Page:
Some of his most famous songs include “Your Song,” “Rocketman,” and “Tiny Dancer.” Another major contribution John made is to the soundtrack of the animated hit The Lion King. His song “Can You Feel the Love Tonight” brought him an Academy Award for Best Original Song.
19. Jennifer Higdon
An acclaimed contemporary classical composer, Jennifer Higdon is also an openly gay woman. She is married to her long-time partner Cheryl Lawson, whom she met in high school.
Higdon is best known for her classical compositions, including her Violin Concerto, which won her the Pulitzer Prize for Music in 2010. Not only this, she is also famous for her vocal and choral works, all of which are stylistically minimal and relatively experimental compared with her peers.
Higdon’s compositions have been played in concert halls and venues around the world, and she’s one of the most sought-after LGBTQ composers alive today.
20. Cole Porter
Born on June 9, 1891, in Peru, Indiana, Cole Porter was an American songwriter and composer whose work was featured on Broadway and in many feature films.
One of Porter’s most famous works is Anything Goes, a musical that premiered in 1934. The show was a smash hit, and its title song quickly became a standard. Other notable compositions include “I Get a Kick Out of You,” “Night and Day,” and “You’re the Top.”
Though Porter was married to one woman for 34 years, it’s generally agreed that he was a closeted gay man. He was known to have had long-standing relationships with several men significant in the art world.
21. Nico Muhly
We close this list with Nico Muhly, who is regarded as one of the foremost queer composers alive today, taking his #MeToo-themed opera Marnie to the MET recently.
Born in Vermont in 1981, Muhly attended Juilliard and worked with artists like Björk before releasing his own compilation of works.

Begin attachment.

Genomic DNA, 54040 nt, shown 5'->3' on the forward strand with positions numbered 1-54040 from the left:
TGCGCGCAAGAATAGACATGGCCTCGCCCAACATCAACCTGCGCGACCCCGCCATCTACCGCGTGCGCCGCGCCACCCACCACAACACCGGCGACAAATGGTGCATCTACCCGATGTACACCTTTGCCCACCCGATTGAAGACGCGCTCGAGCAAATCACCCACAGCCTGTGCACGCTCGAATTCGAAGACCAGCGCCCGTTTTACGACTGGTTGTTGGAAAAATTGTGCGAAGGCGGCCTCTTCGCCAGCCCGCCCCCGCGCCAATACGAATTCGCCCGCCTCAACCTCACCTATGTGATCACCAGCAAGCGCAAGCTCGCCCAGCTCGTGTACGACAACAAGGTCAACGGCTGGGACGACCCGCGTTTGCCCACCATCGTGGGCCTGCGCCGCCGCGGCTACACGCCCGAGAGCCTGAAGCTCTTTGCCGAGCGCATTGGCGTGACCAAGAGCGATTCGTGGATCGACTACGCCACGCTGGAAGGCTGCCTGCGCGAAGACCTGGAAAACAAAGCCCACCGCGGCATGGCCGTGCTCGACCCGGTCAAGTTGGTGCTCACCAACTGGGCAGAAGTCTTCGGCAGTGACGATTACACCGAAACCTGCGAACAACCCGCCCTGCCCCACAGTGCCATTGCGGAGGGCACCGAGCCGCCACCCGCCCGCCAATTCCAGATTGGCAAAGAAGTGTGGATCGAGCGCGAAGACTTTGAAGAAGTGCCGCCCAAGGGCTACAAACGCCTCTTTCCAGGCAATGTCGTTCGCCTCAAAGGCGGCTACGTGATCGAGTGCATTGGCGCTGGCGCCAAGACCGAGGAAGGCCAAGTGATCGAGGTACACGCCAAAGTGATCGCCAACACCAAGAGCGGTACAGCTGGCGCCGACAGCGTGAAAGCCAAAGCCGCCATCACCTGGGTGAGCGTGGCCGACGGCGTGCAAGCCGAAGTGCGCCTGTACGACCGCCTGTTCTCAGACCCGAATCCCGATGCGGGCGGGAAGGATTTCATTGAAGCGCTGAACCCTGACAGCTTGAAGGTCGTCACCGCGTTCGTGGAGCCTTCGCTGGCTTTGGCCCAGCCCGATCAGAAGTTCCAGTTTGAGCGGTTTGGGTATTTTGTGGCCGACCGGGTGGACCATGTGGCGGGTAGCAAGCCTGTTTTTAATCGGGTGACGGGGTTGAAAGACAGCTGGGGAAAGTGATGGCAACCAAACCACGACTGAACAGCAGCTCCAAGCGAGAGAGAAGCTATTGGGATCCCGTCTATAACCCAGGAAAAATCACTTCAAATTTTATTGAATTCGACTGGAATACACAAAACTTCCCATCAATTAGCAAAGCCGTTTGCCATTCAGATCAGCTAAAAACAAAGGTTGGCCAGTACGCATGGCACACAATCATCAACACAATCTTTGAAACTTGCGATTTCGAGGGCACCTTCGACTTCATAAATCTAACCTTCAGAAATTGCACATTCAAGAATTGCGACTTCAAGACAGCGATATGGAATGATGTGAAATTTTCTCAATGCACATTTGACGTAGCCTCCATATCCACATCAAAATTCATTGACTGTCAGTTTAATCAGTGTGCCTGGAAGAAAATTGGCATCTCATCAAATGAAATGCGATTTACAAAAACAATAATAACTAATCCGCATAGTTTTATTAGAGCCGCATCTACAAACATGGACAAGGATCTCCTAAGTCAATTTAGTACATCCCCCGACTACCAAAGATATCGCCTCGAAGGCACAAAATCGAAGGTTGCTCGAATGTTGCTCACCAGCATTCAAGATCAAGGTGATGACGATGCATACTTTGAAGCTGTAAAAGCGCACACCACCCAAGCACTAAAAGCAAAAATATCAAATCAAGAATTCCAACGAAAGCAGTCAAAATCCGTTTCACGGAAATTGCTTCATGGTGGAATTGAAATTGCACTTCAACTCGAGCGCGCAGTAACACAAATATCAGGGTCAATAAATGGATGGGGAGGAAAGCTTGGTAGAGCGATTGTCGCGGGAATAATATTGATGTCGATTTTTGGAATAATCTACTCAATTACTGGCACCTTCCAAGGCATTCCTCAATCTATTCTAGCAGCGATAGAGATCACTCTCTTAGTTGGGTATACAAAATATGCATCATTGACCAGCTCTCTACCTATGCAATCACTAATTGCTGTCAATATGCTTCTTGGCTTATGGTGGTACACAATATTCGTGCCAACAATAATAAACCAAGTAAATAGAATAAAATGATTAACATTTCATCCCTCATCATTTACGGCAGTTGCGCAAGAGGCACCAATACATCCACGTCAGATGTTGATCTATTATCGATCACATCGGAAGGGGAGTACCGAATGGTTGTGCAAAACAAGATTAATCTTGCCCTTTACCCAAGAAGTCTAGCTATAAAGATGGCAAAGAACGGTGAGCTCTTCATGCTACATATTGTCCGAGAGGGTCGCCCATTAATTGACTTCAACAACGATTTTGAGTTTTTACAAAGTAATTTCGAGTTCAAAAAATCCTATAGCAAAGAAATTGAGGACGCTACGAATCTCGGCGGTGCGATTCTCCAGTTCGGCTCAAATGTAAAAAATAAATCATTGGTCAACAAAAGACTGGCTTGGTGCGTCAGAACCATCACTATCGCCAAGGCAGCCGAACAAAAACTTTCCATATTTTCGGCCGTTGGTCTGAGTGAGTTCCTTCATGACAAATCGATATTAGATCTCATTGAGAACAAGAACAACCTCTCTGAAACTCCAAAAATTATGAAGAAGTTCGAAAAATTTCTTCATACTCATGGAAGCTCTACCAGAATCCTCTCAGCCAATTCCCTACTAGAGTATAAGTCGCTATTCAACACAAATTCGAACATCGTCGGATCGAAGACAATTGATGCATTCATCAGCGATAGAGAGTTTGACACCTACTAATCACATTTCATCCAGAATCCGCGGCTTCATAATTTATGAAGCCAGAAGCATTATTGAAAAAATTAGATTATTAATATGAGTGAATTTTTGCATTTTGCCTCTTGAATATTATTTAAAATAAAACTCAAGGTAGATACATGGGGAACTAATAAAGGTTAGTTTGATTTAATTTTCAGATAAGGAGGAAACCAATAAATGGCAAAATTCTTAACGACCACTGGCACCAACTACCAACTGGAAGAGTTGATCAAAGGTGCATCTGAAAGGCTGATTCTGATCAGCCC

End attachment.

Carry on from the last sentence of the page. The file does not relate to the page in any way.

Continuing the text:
Despite his young age, he is known as one of the most hard-working composers on the scene today. Already he has released an impressive discography alongside wildly successful commission pieces.
One of Muhly’s most notable works is his opera Two Boys. Premiered by the English National Opera in 2011, it was later staged at the Metropolitan Opera in New York in 2013. The opera delves into the complexities of online communication and identity, a theme that resonates deeply in our digital age.
Summing Up Our List Of Famous LGBTQ+ Composers
As you have read, the music world has been greatly influenced by a host of remarkable composers who were, and are, part of the LGBTQ+ community. Their unique perspectives and experiences helped shape the landscape of music.
We hope that this article provided new light on their amazing works and has introduced you to some new favorites!
If there are any composers we didn’t mention, we would absolutely love to hear from you. Your thoughts and suggestions are invaluable in helping us recognize and celebrate the full spectrum of diversity within the music world.